Courtesy of Danielle Campoamor

Still, I continued to ask questions. On my first date with my partner, I wanted to know if he considered himself religious. I asked questions when my son was born, and discussed with my partner whether or not we'd raise him in any sort of religious environment. I continue to ask questions now, in light of President Donald Trump's executive order to ban refugees from seven Muslim-majority countries. With each set of questions, regardless of the circumstances, I keep coming back to the same answer: Christianity has failed me.

Christianity failed my mother all those years ago. I feel as though it would fail my son, especially if he grew up gay (like his aunt), or trans (like one of my best friends), or divorced (like my mother), or if he decided to have a baby out of wedlock (like me).

According to The Pew Research Center, 81 percent of white Evangelical Christians voted for Trump, even though the majority of his policies are in opposition to what Jesus Christ is said to have taught and believed in. Christianity failed to elect a president who wouldn't brag about sexually assaulting women, who would welcome those who need shelter into our country, and who wouldn't make it legal to discriminate against someone in the name of "freedom of religion." Christianity failed my mother all those years ago. I feel as though it would fail my son, especially if he grew up gay (like his aunt), or trans (like one of my best friends), or divorced (like my mother), or if he decided to have a baby out of wedlock (like me). It's failing our citizens right now, as I come to terms with the overwhelming silence of so many of my Christian friends who have nothing to say about the current immigration ban.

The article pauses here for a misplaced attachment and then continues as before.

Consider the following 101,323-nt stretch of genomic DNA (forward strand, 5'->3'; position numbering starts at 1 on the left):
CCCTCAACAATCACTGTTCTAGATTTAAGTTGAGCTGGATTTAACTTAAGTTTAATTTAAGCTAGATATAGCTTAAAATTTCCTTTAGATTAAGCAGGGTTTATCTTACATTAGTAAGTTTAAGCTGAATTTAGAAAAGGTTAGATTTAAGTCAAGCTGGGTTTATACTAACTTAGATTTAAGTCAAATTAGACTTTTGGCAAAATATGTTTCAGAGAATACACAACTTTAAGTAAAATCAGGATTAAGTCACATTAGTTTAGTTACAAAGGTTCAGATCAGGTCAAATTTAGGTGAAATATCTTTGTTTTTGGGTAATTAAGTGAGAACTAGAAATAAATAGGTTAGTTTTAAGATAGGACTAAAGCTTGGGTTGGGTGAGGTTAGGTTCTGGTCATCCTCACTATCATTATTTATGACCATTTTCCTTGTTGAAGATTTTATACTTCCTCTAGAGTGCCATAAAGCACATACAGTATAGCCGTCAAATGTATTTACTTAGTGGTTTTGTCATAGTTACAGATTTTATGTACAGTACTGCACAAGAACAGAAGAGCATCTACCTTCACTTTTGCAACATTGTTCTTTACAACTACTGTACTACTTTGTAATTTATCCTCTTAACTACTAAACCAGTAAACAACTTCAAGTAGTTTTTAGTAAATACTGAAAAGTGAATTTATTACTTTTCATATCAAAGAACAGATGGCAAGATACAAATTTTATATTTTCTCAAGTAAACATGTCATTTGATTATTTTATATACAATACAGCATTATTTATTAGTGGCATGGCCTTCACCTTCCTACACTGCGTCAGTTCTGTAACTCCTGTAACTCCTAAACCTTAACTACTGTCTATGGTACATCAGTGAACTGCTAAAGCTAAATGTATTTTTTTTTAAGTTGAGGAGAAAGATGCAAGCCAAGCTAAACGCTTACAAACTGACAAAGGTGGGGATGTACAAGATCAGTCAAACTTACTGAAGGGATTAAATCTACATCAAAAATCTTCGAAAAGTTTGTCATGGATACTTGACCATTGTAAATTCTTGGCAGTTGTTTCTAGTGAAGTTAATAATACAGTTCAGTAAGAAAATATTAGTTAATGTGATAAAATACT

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Those who claim to be "pro-life" in Jesus' name, citing scripture as the only (or most important) reason they believe life begins at conception, are not reciting the following bible verses in defiance of this un-American Immigration ruling. Verses like the following, for example, from Leviticus 19:33-34:

When a foreigner resides among you in your land, do not mistreat them. The foreigner residing among you must be treated as your native-born. Love them as yourself, for you were foreigners in Egypt.

Or from Matthew 25:25-36:

For I was hungry and you gave me something to eat, I was thirsty and you gave me something to drink, I was a stranger and you invited me in, I needed clothes and you clothed me, I was sick and you looked after me, I was in prison and you came to visit me.

Or in Proverbs 14:31:

Whoever oppresses a poor man insults his Maker, but he who is generous to the needy honors him.

Or Zechariah 7:9-10:

Thus says the Lord of hosts, render true judgments, show kindness and mercy to one another, do not oppress the widow, the fatherless, the sojourner, or the poor, and let none of you devise evil against another in your heart.